Czech PM Babis could become first victim of Pandora Papers

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For Czech Prime Minister Lady Babi, the timing of the Pandora Papers couldn’t have been worse.

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Documents detailing the financial dealings of world leaders in offshore tax havens include the revelation that Babi used a complex structure of offshore companies when he bought tens of millions of euros of assets in France in 2009.

Babiš is accused of giving money through three different companies to buy luxury properties including a chateau on the French Riviera for £13 million.


With the Czech parliamentary elections scheduled for October 8-9, Babi now risks becoming the first victim of the Pandora Papers’ revelations.

NS latest election The Czechs have performed hard in the election race. Babi’s ANO party is now projected to win 25.2 percent of the vote, while the SPOLU opposition coalition is at 20.9 percent.

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The furious reaction to the Pandora letters could further weaken Babik’s position.

“How intensely the Czech authorities have tried to investigate the Pandora Papers will show the extent to which the Czech state has been ‘occupied’ by Babi and his men,” The editor-in-chief of a leading anti-Babik news portal said. Meanwhile, a Slovak newspaper said, “The way they used it, the scheme is one of the most popular among terrorists, drug and arms smugglers and corrupt politicians.”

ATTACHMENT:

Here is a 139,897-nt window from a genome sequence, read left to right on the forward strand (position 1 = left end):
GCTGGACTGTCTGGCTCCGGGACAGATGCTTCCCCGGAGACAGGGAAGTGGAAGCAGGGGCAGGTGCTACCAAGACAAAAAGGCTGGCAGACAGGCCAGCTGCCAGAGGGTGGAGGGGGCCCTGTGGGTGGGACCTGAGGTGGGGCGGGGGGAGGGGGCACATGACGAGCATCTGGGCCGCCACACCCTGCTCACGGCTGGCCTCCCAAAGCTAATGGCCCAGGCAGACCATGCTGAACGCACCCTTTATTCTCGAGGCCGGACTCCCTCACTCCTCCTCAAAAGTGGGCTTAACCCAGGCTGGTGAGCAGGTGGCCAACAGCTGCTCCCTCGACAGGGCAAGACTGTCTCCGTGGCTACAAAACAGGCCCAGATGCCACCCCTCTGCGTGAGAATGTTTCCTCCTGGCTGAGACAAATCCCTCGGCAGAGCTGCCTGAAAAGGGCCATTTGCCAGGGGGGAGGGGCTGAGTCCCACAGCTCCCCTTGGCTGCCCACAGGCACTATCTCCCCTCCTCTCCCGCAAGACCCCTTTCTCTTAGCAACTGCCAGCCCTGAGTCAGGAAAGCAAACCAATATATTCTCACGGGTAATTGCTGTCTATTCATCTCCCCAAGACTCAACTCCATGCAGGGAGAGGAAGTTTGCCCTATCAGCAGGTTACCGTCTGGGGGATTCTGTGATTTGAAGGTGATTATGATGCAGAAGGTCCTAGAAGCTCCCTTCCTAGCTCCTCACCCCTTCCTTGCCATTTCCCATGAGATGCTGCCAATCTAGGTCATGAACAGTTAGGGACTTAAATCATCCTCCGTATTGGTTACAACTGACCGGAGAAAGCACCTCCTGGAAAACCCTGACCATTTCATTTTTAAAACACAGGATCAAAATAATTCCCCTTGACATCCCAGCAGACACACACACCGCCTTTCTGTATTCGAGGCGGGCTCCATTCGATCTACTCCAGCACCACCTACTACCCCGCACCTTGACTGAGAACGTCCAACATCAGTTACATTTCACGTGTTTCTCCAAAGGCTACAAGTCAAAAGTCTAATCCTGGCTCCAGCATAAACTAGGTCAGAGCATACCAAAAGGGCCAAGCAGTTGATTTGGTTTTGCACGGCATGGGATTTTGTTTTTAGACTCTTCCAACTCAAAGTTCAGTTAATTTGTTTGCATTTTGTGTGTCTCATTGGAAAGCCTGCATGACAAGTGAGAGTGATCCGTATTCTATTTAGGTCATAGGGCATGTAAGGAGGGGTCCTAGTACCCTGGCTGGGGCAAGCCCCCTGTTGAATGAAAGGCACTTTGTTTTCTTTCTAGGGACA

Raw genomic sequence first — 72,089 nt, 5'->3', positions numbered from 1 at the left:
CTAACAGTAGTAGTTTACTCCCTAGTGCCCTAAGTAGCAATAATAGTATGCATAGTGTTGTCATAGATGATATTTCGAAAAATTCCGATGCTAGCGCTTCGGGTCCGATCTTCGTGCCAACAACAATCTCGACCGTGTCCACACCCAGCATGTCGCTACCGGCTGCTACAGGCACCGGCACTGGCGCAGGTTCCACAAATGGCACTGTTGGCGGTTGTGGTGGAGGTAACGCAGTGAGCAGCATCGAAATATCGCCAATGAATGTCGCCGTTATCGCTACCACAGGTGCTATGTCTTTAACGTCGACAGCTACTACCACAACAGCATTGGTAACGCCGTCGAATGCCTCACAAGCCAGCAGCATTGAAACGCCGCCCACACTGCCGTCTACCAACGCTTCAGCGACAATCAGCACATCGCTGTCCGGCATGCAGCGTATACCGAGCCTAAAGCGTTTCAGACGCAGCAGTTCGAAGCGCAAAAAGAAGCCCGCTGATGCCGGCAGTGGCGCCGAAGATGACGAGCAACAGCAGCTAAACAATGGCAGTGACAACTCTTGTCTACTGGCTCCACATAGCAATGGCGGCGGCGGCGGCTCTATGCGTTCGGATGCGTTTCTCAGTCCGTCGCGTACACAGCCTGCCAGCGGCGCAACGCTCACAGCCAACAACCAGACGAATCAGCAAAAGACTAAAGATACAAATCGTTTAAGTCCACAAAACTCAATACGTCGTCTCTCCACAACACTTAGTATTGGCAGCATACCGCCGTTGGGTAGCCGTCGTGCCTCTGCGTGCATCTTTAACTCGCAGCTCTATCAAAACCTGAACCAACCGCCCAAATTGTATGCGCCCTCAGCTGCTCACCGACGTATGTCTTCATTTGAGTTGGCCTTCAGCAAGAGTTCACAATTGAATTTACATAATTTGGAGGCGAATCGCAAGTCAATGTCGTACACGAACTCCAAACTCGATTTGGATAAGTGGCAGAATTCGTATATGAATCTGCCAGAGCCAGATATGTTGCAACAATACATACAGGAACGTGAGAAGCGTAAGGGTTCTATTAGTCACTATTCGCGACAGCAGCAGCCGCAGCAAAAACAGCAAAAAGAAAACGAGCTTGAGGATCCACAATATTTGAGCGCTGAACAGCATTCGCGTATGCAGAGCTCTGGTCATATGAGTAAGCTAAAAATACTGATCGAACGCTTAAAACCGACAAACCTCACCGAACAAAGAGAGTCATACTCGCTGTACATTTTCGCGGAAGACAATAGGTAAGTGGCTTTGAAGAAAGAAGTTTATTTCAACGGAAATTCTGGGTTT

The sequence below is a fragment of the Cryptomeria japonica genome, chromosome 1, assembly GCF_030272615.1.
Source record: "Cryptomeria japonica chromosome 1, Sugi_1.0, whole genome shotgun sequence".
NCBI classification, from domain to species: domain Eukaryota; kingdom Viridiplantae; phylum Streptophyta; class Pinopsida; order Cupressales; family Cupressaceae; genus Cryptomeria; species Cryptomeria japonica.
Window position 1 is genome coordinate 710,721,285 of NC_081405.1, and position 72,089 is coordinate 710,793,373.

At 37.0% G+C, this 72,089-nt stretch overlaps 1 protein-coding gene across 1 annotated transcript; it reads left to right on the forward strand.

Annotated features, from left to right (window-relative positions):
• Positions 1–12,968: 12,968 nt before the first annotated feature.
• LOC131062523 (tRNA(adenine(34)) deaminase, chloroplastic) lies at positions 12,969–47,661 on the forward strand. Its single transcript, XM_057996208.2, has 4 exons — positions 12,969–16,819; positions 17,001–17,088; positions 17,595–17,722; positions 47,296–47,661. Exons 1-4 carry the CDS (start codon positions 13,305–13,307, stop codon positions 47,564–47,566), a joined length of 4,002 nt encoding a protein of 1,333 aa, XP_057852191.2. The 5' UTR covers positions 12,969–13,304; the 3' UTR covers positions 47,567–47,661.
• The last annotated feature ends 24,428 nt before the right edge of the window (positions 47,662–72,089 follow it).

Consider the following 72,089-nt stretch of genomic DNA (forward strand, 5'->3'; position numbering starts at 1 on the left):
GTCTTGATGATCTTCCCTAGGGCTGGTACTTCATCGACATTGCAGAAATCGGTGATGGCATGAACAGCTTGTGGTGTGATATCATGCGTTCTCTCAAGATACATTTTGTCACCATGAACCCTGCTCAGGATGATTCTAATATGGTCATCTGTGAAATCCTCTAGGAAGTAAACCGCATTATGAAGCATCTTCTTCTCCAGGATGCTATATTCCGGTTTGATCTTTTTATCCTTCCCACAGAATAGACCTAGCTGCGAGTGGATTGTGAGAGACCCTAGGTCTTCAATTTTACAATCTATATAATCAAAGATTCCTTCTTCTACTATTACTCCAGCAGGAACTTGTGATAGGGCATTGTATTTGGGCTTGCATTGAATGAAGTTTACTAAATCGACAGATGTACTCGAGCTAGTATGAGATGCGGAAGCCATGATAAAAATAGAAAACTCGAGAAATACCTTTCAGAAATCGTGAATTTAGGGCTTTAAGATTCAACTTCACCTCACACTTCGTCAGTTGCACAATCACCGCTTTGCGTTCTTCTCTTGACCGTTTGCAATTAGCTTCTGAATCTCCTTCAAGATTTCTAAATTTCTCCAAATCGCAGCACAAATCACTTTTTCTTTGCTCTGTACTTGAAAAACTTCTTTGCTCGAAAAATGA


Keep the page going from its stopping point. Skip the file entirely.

talking to Granthshala, Opposition Pirate Party MEP Mikulas Pexa claimed that “the Pandora Papers show why Lady Babi did not support efforts for transparency and to fight against corruption and tax evasion”.

Populist babik used a televised debate last night protest his innocence, saying that the allegations are part of a conspiracy to oust him from power, and that the events in question took place long before he entered politics.

But one financial crime expert said “any normal business practice would look nothing like this”, noting signs of money laundering practices in Babiq’s suspicious series of transactions.

Although it is believed that the complex payment method did not give Babi any significant advantages in terms of tax avoidance, he did not announce the existence of his foreign companies to the Czech authorities.

The leader of the ANO party can therefore be fined for failing to mention foreign assets. But it is believed he could face an even more severe punishment, including being stripped of his properties by French authorities or being investigated in the United States, where a company was based.

In fact, if the Czech police find the nature of Babi’s business dealings particularly suspicious, he may even be the subject of a domestic investigation. The Czech National Organized Crime Center has already said that it will investigate information about Babi contained in the Pandora Papers.

Still, it will be nothing new for the controversial Czech leader.